Source: BBC News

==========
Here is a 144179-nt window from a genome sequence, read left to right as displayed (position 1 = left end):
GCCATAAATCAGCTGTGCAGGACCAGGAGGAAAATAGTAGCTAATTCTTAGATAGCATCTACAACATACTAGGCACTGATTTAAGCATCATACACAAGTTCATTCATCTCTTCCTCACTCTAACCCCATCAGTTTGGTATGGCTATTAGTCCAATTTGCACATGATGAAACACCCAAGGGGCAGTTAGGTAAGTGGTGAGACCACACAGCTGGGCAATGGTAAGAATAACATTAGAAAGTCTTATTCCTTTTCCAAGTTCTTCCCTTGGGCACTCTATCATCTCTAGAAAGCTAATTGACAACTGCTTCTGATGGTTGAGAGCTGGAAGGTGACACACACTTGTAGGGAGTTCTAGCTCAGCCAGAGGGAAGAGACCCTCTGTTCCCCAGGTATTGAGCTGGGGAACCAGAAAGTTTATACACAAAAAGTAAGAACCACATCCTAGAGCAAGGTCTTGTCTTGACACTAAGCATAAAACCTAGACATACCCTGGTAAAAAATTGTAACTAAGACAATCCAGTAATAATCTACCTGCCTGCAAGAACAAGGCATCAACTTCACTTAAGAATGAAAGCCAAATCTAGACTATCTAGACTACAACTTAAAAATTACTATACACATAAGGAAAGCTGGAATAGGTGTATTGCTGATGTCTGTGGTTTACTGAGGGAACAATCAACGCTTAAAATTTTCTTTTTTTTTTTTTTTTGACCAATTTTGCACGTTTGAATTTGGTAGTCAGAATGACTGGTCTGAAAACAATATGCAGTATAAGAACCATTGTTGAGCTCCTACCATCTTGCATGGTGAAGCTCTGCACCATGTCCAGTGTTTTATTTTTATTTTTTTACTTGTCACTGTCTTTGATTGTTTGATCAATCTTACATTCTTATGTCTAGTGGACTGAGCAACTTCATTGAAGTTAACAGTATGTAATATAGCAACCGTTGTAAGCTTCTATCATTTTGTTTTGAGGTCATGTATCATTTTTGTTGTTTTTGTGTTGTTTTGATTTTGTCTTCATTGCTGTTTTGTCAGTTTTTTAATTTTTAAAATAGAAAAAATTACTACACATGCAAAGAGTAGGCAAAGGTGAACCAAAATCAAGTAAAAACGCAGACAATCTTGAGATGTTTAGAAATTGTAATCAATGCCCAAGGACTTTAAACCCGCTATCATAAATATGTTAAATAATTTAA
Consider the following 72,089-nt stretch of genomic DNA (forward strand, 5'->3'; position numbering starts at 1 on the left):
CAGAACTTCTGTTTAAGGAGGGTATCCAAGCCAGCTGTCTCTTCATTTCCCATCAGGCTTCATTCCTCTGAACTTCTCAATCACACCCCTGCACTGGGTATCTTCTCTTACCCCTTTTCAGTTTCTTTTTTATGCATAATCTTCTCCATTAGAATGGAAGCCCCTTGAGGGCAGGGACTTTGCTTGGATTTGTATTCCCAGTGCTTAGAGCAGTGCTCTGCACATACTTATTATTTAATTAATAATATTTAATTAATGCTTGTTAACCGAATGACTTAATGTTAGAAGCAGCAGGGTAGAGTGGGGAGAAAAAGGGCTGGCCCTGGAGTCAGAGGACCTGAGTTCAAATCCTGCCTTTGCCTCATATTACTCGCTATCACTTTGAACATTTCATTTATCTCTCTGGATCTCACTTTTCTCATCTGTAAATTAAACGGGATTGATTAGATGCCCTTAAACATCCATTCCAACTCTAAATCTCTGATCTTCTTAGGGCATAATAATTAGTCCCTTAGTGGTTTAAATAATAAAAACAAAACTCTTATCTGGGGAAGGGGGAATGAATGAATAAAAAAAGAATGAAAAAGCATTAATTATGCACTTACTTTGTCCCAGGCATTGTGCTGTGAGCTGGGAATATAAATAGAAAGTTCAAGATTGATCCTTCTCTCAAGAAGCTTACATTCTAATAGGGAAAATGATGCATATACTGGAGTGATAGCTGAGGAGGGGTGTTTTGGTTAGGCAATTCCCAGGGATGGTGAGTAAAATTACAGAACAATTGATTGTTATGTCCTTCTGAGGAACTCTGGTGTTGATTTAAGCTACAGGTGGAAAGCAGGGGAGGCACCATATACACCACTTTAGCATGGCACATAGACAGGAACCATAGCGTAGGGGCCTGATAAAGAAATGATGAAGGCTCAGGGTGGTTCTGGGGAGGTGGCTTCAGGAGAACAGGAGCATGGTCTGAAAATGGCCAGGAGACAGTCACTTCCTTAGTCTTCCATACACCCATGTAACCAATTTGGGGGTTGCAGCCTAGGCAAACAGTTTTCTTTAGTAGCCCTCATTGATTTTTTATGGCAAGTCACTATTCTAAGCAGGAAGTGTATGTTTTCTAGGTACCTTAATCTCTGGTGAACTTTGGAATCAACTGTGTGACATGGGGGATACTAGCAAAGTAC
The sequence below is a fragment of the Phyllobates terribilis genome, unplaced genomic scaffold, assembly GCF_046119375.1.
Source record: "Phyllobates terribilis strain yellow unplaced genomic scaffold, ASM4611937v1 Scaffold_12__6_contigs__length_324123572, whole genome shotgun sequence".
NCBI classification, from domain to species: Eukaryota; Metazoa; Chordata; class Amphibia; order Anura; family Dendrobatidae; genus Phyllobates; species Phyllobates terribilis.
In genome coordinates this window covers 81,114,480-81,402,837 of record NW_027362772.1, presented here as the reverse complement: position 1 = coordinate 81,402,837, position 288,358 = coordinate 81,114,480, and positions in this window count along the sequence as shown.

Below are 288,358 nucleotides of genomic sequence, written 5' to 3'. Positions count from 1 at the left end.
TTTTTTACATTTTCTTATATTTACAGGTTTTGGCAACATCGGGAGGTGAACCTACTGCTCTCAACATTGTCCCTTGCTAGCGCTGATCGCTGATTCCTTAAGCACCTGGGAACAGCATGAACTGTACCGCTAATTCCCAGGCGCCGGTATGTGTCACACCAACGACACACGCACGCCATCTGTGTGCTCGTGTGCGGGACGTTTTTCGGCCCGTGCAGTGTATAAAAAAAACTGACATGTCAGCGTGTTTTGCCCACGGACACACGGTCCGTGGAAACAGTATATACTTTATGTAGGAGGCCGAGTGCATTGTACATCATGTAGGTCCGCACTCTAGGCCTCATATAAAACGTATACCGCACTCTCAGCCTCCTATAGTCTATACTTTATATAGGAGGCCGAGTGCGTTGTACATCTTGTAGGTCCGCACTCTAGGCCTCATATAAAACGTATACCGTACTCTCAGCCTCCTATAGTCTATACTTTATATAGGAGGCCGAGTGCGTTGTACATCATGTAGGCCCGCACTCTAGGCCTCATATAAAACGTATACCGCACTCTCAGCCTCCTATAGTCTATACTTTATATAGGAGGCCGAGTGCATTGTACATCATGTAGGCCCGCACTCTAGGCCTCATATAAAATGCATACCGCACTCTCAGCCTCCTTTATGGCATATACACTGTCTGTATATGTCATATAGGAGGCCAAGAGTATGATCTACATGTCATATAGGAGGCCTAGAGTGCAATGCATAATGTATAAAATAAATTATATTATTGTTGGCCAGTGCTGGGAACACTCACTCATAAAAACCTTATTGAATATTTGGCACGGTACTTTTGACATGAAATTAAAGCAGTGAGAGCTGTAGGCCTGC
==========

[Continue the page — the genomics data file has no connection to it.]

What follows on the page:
On April 28, 2004 the BBC News reported, "As the European Union gets bigger and more diverse with the entry of 10 new members in less than a week, the question of European identity and minorities will once again spring to the fore - including that of Europe's largest religious minority, the Muslims. Two contrasting images of Muslims living in Europe caught my attention over the past few months. One is of Muslim girls in France demonstrating against the ban on ostentatious religious symbols in public schools. They wore Muslim headscarves and at the same time had their bodies wrapped in the French flag, a clear expression of a desire to be integrated into French society, but without losing their distinct identity. The second picture is of angry young British Muslims burning the Union Flag and shouting slogans in support of Osama Bin Laden outside a London mosque, a dramatic articulation of their radical rejection of Western values. Between these two positions lies a vast majority of silent Muslims who have over the years gone about their lives without attracting much media attention for most of the time...The rise of militant Islam and attacks related to it on European soil has presented the Muslim communities with a very serious problem. Muslim leaders feel the need to distance themselves from violence committed in the name of Islam, without laying themselves open to charges of abandoning the faith. This has led to calls to develop what has been described as EuroIslam: an Islam in tune with democratic values and less dependent on doctrines imported from the Middle East."